The Trouble With Girls
Honeyglazed were three guys and two girls. More significantly, Honeyglazed were vocals, keys and two bass guitars. They used both configurations to their advantage on The Trouble With Girls. Honeyglazed were peddlers of fuzzed-out bliss.
There are ultra-chic back and forth, harmony, and unison boy-girl vocals all over this record. “Under The Boot” and the horn-augmented “Milk And Morality” are prime examples. With Tim Catz going all out on his heavily distorted lead bass, the absence of guitars becomes a non-issue. The dual bass setup never feels like a gimmick. The unique instrumentation also leaves plenty of room for the keyboards to add to the sonic landscape.
Stand outs? “True In Tokyo” puts forth a vibe that is indescribably cool. Yes, they misspell Tokyo as T-O-Y-K-O. Yes, it’s awesome. The more atmospheric “747’s” is beautifully crafted and executed. It’s the type of song that transcends its genre and stands alone as a classic.
Where to get it:
Change of venue? No problem. Change of date? No probl… er… one problem. No drummer. Get Jim Theodore from Butterknife to fill in? Problem solved. The Susan Constant helped make the Butterknife EP release the special night it was. They even covered a Butterkife song for the occasion! Awwww…
After falling in love with the Sinnet song “Year Of The Whale,” I’ve had several opportunities to see the band live slip through my fingers. No more, I say! Thankfully, Sinnet appeared as the silver lining to the rescheduled and relocated Butterknife EP release show.
November’s Rock-n-Romp event found Spirit Kid slapping smiles across the faces of the families gathered at The Sinclair. Timeless tunes have a way of doing that.
We brought the boys down to The Sinclair on a Saturday afternoon for November’s Rock-n-Romp event. These family friendly rock shows are a great way to spend a couple of hours for those of us with kids. The Luxury got this one started on the right foot.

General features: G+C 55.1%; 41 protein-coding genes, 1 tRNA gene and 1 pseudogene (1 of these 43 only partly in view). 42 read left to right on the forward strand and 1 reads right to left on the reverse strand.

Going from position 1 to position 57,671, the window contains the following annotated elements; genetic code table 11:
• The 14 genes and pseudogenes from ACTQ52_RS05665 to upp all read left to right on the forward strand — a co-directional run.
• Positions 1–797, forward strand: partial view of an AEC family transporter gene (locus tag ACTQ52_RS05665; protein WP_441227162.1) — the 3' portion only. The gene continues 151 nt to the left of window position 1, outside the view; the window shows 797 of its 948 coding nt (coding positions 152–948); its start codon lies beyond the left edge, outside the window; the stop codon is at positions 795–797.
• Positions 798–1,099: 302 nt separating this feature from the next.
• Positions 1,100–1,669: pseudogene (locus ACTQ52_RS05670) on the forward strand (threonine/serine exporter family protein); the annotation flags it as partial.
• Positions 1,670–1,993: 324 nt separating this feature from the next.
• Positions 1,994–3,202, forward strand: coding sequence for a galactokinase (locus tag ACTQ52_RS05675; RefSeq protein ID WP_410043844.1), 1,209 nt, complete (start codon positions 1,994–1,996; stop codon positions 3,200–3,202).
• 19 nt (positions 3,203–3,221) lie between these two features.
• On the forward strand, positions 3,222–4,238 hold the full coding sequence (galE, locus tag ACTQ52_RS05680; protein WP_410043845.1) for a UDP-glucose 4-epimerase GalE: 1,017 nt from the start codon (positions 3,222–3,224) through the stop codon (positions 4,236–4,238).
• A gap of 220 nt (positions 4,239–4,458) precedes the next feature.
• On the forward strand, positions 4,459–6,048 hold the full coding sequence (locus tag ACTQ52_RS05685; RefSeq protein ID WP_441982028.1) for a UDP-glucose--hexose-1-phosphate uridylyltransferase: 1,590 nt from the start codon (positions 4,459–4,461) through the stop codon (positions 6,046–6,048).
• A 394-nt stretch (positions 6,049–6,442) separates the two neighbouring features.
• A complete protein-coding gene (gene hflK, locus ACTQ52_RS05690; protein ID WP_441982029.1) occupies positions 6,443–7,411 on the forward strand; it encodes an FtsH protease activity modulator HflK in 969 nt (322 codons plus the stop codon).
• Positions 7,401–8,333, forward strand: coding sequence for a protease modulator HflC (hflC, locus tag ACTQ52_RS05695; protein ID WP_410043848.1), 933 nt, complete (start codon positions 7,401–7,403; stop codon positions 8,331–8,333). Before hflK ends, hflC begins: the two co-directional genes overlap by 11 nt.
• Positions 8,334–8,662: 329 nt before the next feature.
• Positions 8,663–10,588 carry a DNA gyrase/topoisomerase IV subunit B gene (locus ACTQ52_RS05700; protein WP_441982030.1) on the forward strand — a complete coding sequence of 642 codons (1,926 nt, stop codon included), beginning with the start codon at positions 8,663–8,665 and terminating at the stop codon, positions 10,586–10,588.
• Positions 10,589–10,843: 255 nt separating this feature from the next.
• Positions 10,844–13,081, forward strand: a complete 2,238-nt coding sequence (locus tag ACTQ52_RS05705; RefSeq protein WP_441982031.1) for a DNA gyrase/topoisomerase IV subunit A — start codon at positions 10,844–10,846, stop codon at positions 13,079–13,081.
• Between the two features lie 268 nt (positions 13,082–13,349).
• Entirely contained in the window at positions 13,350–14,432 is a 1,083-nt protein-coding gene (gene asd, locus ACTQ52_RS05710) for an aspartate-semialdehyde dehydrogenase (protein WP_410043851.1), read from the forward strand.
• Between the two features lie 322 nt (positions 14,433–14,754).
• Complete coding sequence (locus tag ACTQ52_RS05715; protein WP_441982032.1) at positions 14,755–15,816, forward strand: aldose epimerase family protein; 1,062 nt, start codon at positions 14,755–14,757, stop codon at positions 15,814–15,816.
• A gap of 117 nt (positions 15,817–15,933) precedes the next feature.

I don’t think anyone who has ever had the notion to close out a show with a Lifestyle dance party has ever regretted the decision.
The more I listen to Sarah Rabdau & Self Employed Assassins, the more I hear the pop undercurrent that flows beneath their adventurous arrangements. There’s a lot that goes into their sound—so much to take in. Couple this sense of layered artistry with an engaging live performance and you have a show to remember. Like this past Friday when Sarah Rabdau & Self Employed Assassins released Free as Thieves at TT’s…
Butterknife’s slick Do The Needful was one of my favorite releases of 2012. The crisp production and hooks-for-days tunes “Restless” and “Coattails” were the sugar that made the emotionally charged subject matter go down easy. The band’s 2013 follow-up, Attractions, mines similar lyrical coal with less of the candy coating to keep your tummy from getting flip-floppy. This is grown up stuff. There are still hooks, but this time they cut a little deeper. It still sounds great, but this time the band isn’t afraid to let things stay a little ugly.
The opening riff to “Goodnight Goodbye” messes with your balance before delivering a knock-out chorus punch. “Muscle Memory” conjures the best escalator imagery since the movie Mallrats. “Afraid Of Me” has a guitar-and-vocals-in-unison run that is the perfect lead-in to another well crafted chorus. All six songs are solid. Attractions is really good. Butterknife wins.
Where to get it:
Crazy. Do Not Forsake Me Oh My Darling just released two songs, with videos(!!!), on the same night night. That’s not the crazy part.* The crazy part is that they added a few folks to the DNFMOMD fold for the occasion. Matt Graber, Rachel Blumenthal and Susannah Plaster all pitched in on various instruments for a memorable set. What’s so crazy about that, you ask? One look into Sophia’s eyes and you’ll understand…
*For most people releasing two videos on the same night would be called crazy. For Sophia and Michael, it’s called Friday.
The gloriously twisted sounds of Bent Knee began a night of fervent art rock at TT’s.